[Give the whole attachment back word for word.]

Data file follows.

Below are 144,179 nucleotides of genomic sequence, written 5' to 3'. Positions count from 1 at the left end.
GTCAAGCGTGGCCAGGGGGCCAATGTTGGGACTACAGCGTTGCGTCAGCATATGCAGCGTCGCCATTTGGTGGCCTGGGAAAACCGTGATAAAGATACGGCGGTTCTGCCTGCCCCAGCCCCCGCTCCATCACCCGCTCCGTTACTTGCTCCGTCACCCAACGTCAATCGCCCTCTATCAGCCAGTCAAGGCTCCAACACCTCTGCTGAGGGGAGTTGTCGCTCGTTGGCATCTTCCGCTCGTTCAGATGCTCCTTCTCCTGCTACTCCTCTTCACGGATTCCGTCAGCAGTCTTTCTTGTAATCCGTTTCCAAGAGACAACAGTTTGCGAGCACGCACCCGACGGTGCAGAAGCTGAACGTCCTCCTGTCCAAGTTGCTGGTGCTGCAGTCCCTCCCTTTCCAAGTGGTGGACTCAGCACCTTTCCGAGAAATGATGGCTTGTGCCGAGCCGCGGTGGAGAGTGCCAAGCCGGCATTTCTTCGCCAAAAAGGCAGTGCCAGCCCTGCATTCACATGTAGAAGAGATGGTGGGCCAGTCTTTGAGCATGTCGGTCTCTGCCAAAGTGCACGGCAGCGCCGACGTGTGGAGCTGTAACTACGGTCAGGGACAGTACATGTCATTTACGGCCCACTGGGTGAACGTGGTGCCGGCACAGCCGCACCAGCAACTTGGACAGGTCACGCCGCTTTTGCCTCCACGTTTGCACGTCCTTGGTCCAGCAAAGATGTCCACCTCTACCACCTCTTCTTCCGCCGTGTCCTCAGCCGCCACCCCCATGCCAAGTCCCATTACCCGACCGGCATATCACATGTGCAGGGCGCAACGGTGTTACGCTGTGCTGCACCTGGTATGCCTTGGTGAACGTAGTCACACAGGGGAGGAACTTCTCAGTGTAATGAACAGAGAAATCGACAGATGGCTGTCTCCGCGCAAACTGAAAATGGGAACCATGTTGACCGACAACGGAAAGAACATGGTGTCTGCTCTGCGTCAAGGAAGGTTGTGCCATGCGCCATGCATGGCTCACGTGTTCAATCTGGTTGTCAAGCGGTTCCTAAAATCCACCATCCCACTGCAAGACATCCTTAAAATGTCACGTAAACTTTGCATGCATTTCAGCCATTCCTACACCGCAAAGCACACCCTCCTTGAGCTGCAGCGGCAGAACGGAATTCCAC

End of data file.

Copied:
Below are 144,179 nucleotides of genomic sequence, written 5' to 3'. Positions count from 1 at the left end.
GTCAAGCGTGGCCAGGGGGCCAATGTTGGGACTACAGCGTTGCGTCAGCATATGCAGCGTCGCCATTTGGTGGCCTGGGAAAACCGTGATAAAGATACGGCGGTTCTGCCTGCCCCAGCCCCCGCTCCATCACCCGCTCCGTTACTTGCTCCGTCACCCAACGTCAATCGCCCTCTATCAGCCAGTCAAGGCTCCAACACCTCTGCTGAGGGGAGTTGTCGCTCGTTGGCATCTTCCGCTCGTTCAGATGCTCCTTCTCCTGCTACTCCTCTTCACGGATTCCGTCAGCAGTCTTTCTTGTAATCCGTTTCCAAGAGACAACAGTTTGCGAGCACGCACCCGACGGTGCAGAAGCTGAACGTCCTCCTGTCCAAGTTGCTGGTGCTGCAGTCCCTCCCTTTCCAAGTGGTGGACTCAGCACCTTTCCGAGAAATGATGGCTTGTGCCGAGCCGCGGTGGAGAGTGCCAAGCCGGCATTTCTTCGCCAAAAAGGCAGTGCCAGCCCTGCATTCACATGTAGAAGAGATGGTGGGCCAGTCTTTGAGCATGTCGGTCTCTGCCAAAGTGCACGGCAGCGCCGACGTGTGGAGCTGTAACTACGGTCAGGGACAGTACATGTCATTTACGGCCCACTGGGTGAACGTGGTGCCGGCACAGCCGCACCAGCAACTTGGACAGGTCACGCCGCTTTTGCCTCCACGTTTGCACGTCCTTGGTCCAGCAAAGATGTCCACCTCTACCACCTCTTCTTCCGCCGTGTCCTCAGCCGCCACCCCCATGCCAAGTCCCATTACCCGACCGGCATATCACATGTGCAGGGCGCAACGGTGTTACGCTGTGCTGCACCTGGTATGCCTTGGTGAACGTAGTCACACAGGGGAGGAACTTCTCAGTGTAATGAACAGAGAAATCGACAGATGGCTGTCTCCGCGCAAACTGAAAATGGGAACCATGTTGACCGACAACGGAAAGAACATGGTGTCTGCTCTGCGTCAAGGAAGGTTGTGCCATGCGCCATGCATGGCTCACGTGTTCAATCTGGTTGTCAAGCGGTTCCTAAAATCCACCATCCCACTGCAAGACATCCTTAAAATGTCACGTAAACTTTGCATGCATTTCAGCCATTCCTACACCGCAAAGCACACCCTCCTTGAGCTGCAGCGGCAGAACGGAATTCCAC